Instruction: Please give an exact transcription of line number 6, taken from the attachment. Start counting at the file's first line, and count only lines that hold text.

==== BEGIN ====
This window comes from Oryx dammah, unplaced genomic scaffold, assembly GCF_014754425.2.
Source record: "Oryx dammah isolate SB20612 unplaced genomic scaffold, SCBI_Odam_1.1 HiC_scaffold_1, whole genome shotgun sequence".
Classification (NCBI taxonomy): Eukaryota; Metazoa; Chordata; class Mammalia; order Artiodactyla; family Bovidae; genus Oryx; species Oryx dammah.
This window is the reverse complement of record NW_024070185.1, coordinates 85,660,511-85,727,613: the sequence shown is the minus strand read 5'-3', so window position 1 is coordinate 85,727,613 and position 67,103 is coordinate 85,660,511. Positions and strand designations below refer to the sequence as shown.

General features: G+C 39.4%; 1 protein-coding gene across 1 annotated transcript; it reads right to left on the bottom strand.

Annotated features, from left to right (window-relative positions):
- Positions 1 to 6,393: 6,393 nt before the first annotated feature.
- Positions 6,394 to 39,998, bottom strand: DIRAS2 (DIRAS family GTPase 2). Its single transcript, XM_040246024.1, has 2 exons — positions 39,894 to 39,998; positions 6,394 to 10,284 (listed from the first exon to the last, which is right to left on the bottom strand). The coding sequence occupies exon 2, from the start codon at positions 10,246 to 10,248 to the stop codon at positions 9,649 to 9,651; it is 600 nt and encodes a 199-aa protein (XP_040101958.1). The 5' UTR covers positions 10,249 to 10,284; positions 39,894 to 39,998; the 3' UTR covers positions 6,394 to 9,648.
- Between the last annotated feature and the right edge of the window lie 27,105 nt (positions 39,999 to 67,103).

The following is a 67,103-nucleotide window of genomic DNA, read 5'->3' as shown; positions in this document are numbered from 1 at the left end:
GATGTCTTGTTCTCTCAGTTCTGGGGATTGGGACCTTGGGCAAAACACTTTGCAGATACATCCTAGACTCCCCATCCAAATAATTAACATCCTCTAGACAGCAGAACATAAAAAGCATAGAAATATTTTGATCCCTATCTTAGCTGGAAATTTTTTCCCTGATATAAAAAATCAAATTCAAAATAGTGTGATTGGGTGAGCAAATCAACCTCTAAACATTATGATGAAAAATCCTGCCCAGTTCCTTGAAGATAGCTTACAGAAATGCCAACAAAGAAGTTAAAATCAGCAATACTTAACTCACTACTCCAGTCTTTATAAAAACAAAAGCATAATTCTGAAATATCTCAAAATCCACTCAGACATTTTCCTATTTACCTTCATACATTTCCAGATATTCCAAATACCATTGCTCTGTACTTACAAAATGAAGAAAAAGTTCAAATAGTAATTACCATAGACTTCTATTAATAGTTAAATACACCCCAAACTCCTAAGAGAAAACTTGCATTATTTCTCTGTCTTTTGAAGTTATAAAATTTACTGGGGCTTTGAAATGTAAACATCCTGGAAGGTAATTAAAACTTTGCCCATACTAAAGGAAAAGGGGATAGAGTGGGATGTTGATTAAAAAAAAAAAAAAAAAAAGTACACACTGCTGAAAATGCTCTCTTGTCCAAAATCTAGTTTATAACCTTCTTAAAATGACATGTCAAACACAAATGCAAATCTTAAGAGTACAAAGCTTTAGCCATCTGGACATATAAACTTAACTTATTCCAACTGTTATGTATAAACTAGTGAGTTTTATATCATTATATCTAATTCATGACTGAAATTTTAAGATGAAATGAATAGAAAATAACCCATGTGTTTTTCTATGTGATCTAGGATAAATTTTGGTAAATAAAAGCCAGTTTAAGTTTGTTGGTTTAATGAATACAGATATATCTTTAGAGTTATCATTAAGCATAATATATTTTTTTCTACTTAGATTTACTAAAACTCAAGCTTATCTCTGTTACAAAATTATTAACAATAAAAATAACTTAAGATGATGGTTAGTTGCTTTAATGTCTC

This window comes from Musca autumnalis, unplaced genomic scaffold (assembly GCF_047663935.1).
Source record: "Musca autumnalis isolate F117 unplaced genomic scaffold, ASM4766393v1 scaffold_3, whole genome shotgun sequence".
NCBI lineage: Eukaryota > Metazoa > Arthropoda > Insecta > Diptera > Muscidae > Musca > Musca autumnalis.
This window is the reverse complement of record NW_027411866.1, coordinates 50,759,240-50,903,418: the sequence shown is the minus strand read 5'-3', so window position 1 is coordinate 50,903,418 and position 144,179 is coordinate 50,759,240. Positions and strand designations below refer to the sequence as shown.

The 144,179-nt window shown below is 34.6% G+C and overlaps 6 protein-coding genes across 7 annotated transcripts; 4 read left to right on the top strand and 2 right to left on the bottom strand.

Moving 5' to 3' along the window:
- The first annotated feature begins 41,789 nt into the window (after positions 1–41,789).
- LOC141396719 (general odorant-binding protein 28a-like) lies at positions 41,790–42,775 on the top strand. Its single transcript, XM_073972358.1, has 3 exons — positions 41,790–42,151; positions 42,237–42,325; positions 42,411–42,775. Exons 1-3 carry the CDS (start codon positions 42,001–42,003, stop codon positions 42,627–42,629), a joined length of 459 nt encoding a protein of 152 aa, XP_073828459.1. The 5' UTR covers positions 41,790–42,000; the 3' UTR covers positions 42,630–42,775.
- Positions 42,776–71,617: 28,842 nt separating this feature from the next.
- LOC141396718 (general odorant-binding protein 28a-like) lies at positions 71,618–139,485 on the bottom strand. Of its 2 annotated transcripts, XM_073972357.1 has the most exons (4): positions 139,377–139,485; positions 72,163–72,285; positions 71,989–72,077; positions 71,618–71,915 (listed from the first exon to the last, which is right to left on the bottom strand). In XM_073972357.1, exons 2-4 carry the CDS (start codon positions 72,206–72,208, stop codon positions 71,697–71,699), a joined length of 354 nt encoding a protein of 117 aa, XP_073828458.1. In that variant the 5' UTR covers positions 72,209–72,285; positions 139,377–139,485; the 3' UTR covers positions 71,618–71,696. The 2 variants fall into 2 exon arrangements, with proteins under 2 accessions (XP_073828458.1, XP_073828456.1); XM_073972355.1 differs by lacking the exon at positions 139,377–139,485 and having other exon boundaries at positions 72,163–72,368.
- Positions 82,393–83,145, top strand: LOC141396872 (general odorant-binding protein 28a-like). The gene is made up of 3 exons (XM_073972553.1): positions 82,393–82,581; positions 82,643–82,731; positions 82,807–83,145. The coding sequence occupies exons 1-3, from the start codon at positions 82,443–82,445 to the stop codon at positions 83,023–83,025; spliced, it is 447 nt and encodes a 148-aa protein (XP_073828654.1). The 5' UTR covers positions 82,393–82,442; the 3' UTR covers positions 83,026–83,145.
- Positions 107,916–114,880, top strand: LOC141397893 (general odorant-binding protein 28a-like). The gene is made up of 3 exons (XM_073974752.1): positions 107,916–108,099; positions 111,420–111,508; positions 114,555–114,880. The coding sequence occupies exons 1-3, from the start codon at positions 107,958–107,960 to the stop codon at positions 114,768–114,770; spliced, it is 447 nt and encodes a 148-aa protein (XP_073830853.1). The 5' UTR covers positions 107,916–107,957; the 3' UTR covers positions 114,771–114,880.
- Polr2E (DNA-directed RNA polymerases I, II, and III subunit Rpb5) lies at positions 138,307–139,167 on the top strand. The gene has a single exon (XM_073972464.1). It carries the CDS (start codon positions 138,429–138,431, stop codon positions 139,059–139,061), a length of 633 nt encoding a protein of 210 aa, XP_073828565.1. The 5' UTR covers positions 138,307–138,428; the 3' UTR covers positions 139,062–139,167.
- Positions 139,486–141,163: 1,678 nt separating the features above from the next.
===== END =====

Annotated features, from left to right (window-relative positions):